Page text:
And so of course I ran from my community in the end. I moved to Dallas and saw the most well-SUV’d part of Texas mobilize for the War on Terror by purchasing ever larger and more reckless tanks of gasoline while embracing a skin-deep caricature of patriotism. I watched my family with my electric binoculars fight to stay united, grow up, and not lose their homes to the social will of my hometown. And I found another family, an urban family, and a place where I felt useful. And that’s when I stopped my adolescent self-pity in the face of my own terror and self-recognition, and saw the poison I drank in each lost connection.

This is my context: I sense a deep hypocrisy in the cynicsm of willful disconnection and disassociation with those connections that exist between us. I deeply value progress, but the advocates of progress became in the nineties an incredulous kind of lazy and entitled. And then we saw the consequences of that half-assed progressivism – as part of the country claimed we never had any values at all and took over, running our values into the mud.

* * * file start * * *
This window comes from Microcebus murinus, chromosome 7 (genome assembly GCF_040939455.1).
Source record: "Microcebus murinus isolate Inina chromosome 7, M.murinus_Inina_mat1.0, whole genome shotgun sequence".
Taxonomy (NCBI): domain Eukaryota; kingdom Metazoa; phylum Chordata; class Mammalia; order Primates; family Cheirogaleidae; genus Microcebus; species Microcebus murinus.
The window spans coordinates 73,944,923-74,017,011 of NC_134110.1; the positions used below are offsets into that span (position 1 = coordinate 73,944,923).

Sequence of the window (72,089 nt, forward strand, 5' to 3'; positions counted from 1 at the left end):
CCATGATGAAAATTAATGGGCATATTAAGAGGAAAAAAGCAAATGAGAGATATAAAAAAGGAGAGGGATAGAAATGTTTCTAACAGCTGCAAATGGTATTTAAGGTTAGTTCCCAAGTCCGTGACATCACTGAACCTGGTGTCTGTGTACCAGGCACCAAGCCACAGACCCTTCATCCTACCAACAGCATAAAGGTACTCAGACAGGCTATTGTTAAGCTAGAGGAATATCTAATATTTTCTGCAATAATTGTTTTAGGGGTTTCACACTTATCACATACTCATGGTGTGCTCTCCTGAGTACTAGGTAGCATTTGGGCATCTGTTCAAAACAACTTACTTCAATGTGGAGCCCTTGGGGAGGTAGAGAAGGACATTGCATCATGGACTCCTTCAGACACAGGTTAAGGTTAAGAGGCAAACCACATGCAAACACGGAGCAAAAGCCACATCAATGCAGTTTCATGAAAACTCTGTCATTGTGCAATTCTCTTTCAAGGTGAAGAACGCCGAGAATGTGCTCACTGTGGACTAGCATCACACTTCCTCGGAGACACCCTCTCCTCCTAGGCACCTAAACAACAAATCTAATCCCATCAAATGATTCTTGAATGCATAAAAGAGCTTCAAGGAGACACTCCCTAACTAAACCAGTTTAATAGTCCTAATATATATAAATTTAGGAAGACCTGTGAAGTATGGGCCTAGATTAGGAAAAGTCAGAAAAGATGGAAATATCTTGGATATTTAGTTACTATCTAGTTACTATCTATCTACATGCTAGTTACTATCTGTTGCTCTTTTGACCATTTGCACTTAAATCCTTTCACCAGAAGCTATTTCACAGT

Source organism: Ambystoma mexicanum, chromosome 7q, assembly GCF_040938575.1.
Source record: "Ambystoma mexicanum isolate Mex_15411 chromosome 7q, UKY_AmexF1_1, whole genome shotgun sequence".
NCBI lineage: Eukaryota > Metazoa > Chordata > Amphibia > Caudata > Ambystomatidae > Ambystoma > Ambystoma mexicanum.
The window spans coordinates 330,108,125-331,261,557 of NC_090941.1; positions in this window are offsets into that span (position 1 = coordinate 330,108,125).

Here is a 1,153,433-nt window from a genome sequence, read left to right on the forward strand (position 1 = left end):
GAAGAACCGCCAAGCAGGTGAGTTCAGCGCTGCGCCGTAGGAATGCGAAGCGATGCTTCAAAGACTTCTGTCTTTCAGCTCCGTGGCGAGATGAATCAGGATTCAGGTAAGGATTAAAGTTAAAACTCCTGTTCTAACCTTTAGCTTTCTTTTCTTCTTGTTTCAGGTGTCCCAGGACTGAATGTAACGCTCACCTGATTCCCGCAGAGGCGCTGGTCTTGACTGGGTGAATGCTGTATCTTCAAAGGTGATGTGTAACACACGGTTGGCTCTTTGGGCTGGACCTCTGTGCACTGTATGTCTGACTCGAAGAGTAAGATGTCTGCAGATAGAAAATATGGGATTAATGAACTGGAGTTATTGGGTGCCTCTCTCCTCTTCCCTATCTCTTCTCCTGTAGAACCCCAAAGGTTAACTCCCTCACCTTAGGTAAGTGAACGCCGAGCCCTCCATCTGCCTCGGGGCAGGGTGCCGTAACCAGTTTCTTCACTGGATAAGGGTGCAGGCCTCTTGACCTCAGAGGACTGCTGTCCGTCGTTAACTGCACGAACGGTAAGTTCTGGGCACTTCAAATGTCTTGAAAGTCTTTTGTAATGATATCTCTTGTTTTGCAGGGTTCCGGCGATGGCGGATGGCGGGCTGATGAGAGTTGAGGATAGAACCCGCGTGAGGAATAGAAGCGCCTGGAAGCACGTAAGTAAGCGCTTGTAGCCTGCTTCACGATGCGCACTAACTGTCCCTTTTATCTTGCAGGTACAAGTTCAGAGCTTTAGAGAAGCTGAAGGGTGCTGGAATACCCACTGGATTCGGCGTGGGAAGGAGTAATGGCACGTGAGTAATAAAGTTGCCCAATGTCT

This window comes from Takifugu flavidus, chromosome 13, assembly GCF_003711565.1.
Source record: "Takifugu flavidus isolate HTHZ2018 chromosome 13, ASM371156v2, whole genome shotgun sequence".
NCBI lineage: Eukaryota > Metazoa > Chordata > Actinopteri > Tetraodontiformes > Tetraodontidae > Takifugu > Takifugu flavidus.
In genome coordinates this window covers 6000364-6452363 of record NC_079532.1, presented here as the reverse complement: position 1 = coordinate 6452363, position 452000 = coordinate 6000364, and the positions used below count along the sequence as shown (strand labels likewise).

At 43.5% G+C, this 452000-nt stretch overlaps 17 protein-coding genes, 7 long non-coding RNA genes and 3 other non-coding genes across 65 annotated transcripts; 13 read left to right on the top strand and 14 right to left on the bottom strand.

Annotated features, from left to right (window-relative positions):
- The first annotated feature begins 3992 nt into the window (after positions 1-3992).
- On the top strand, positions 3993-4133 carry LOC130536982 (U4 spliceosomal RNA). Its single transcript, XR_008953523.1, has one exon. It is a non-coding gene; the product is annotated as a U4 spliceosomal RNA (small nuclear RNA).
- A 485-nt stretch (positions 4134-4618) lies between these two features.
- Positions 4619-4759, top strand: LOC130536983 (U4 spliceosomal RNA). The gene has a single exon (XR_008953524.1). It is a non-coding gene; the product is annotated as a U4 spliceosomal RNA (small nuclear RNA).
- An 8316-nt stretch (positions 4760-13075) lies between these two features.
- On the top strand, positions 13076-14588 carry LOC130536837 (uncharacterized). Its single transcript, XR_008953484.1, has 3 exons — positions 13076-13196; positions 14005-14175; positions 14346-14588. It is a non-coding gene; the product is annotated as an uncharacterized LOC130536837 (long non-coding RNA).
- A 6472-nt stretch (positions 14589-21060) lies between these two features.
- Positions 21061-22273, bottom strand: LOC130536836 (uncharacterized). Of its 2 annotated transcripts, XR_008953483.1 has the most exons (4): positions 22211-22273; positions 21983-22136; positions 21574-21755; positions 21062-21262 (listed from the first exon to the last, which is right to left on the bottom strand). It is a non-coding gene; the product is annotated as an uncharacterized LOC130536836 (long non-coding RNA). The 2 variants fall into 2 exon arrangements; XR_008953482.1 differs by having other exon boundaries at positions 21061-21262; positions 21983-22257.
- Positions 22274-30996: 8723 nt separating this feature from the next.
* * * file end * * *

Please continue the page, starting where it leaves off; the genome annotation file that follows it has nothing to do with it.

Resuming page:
I think that’s turning around now, but we’re kidding ourselves if we think our generation isn’t going to face an onslaught of responsibility now that we’re taking over the wheel, institution by institution. I feel a call to service these days – to not repeat the mistakes of the village that raised me and taught me – how they forgot their roots and their neighbors in their push for progress – while also upholding the values of that village in the face of eroding American values and eroding American justice that we all feel. When I first moved to Chicago, I think I wanted to escape from the erosion of the places of my past – but even here, I don’t feel safe from eroding values and eroding justice. I don’t feel safe from complicity in the many injustices of this country and this world simply because I’m in a place where people share my values.